On January 8 the California Supreme Court held that security guards who spend eight hours of their 24-hour shifts sleeping on their employer’s premises must be paid for that sleep time, disapproving a 2011 appellate court decision holding that eight hours of on-call sleep time during 24-hour shifts need not be compensated. The new case is Mendiola v. CPS Security Solutions, Inc.
CPS Security Solutions employed guards to provide security at construction sites. CPS required the guards to live on-site in residential trailers equipped with beds, bathrooms, kitchens, heating and air conditioning. On weekdays, guards worked 16-hour shifts consisting of eight hours on patrol and eight hours on-call. On weekends, they worked 24-hour shifts consisting of 16 hours on patrol and eight hours of on-call “sleep time.”
During on-call shifts, guards were required to remain on site. They were not allowed to have children, pets, or alcohol on site, and had to obtain prior approval to receive adult visitors. CPS did not pay the guards for any on-call time unless they were asked to perform work.
In 2008 guards filed class action lawsuits, arguing that Industrial Welfare Commission Wage Order 4, which governed their work, required CPS to pay them for all the on-call time, including sleep time. The trial court agreed, finding all the guards’ on-call time was compensable “hours worked.”
CPS appealed, citing previous appellate decisions, including Seymore v. Metson Marine, Inc., a 2011 case approving the exclusion of “sleep time” based in part on a federal regulation (29 CFR 785.22) that authorizes employers to enter into agreements with employees working 24-hour shifts to designate up to eight hours as on-call “sleep time” and exclude it from compensable “hours worked.” The state appellate court agreed with CPS as to the sleep time issue, holding that CPS could exclude the sleep time from compensable hours worked.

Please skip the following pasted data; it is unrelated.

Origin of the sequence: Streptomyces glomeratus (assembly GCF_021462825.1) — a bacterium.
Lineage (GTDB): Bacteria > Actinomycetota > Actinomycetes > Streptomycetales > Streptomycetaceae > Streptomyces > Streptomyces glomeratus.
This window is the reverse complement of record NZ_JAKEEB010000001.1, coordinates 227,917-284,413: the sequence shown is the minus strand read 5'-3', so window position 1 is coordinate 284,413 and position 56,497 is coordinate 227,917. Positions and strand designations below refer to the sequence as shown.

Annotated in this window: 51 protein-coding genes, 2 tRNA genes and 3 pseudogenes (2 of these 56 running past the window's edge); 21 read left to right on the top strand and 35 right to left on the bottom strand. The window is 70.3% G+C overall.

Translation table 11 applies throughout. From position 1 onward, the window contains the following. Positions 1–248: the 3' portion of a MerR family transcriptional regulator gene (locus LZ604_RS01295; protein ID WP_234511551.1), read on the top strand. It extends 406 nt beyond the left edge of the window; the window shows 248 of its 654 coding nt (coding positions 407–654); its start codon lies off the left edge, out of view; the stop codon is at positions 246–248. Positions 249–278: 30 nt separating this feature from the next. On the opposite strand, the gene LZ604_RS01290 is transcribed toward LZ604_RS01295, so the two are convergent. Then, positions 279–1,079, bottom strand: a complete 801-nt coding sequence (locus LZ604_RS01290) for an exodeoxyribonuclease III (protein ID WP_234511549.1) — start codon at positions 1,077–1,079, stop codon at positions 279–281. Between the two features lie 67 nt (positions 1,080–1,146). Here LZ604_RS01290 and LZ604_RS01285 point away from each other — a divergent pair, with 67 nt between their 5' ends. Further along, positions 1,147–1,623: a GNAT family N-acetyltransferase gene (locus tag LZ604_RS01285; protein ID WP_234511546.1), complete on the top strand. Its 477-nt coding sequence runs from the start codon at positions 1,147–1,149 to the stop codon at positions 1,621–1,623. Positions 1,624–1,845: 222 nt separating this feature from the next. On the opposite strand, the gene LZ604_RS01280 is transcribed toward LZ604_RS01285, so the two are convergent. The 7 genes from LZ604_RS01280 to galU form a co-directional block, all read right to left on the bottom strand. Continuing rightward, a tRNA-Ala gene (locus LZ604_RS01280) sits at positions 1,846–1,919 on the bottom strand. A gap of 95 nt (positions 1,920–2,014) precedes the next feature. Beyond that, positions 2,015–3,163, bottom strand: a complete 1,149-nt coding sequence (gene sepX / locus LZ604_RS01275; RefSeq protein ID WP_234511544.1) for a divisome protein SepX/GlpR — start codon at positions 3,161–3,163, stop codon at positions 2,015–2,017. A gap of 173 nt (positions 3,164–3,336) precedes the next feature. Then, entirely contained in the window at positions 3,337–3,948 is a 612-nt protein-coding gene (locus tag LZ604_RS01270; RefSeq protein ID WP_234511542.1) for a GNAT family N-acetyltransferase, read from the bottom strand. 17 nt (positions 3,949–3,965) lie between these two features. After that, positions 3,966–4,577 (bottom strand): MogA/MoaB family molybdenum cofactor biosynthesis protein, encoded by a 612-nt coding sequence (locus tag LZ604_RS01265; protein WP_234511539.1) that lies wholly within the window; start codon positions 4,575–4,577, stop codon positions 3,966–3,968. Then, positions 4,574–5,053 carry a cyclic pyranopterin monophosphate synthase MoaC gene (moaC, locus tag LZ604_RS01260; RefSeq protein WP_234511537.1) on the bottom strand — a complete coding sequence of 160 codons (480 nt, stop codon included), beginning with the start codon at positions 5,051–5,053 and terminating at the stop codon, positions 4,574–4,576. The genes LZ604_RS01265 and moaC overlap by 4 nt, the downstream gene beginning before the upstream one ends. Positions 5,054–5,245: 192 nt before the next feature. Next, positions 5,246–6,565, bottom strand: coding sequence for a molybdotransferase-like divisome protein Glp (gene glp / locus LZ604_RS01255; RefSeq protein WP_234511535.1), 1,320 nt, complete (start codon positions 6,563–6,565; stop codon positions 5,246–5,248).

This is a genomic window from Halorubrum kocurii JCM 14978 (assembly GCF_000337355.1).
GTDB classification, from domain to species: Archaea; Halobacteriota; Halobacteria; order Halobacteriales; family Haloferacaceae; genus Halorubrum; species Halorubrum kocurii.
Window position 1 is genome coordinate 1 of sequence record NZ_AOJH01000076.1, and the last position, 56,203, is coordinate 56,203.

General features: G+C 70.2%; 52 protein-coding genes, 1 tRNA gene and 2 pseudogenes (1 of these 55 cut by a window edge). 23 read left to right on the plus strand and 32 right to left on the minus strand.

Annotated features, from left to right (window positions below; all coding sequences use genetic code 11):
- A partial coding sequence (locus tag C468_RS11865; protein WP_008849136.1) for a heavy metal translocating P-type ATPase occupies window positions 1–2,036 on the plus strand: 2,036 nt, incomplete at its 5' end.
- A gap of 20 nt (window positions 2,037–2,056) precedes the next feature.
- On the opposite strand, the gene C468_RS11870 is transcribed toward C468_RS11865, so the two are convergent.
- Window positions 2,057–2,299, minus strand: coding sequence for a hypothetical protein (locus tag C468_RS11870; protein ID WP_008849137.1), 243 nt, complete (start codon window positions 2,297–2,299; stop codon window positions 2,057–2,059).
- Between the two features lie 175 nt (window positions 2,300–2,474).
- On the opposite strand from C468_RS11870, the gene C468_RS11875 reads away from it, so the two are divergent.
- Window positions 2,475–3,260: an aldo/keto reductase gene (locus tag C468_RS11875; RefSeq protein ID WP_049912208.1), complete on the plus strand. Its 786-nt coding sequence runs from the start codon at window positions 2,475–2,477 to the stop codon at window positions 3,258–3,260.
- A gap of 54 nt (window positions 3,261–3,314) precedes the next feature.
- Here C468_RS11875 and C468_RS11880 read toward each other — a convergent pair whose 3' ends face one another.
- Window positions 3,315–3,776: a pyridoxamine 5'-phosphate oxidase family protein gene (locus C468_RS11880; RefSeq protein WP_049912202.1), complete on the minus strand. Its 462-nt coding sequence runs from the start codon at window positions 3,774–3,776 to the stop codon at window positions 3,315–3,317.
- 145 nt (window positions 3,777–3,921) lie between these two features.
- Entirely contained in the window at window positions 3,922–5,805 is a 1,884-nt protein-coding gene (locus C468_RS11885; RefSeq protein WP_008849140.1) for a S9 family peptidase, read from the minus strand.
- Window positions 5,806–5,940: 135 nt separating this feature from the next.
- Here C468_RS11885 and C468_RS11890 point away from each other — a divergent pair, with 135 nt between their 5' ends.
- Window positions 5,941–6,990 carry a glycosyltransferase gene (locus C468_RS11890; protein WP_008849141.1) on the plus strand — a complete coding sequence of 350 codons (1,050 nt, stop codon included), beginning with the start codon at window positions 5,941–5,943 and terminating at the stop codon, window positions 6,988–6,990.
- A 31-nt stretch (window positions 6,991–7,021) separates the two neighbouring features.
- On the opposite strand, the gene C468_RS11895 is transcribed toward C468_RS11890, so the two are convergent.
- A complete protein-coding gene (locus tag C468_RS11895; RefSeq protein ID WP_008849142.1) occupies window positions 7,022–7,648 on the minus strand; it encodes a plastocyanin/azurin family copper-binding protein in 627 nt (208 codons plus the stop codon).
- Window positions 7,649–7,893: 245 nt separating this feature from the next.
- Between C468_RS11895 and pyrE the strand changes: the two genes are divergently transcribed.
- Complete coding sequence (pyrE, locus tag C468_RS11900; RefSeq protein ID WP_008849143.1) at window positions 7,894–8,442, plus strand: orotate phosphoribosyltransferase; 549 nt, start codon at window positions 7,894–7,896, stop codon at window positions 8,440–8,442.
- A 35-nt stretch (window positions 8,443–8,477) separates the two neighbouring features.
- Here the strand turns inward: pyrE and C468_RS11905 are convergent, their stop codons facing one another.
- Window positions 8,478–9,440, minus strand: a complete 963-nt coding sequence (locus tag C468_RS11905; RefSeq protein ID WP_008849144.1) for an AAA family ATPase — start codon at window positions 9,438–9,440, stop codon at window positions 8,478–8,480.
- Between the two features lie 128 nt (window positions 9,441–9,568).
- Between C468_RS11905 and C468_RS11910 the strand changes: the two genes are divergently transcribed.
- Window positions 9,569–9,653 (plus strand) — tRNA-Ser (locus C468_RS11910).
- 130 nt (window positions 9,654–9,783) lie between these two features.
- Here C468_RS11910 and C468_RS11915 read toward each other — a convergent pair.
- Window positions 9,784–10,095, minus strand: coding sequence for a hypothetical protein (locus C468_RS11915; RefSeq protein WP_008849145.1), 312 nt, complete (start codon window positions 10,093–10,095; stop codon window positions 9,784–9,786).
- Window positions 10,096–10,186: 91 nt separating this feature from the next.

The California Supreme Court held that all the guards’ on-call time—including the sleep time—constituted compensable hours worked under California law. The Court noted the absence of any language in Wage Order 4 justifying a sleep time exclusion (unlike Wage Order 9, which provides a sleep time exclusion for ambulance drivers and attendants). The court expressly “disapproved” Seymore v. Metson Marine as wrongly decided, finding no justification for incorporating the federal regulation into California law given California’s broader definition of “hours worked,” which includes not only working time but also time an employee is “subject to the control” of an employer.
This case is yet another reminder that California wage and hour laws differ from federal law in many important respects, and compliance with federal law does not necessarily protect an employer from wage claims brought under California law. Any company employing workers in California, especially companies based outside the state that may be less familiar with California wage laws, should review their wage practices on a regular basis.
Employers that schedule employees for unpaid on-call time should review whether the employees are sufficiently restricted such that they need to be paid, or the employees’ restrictions reduced, to meet the requirements of this new ruling.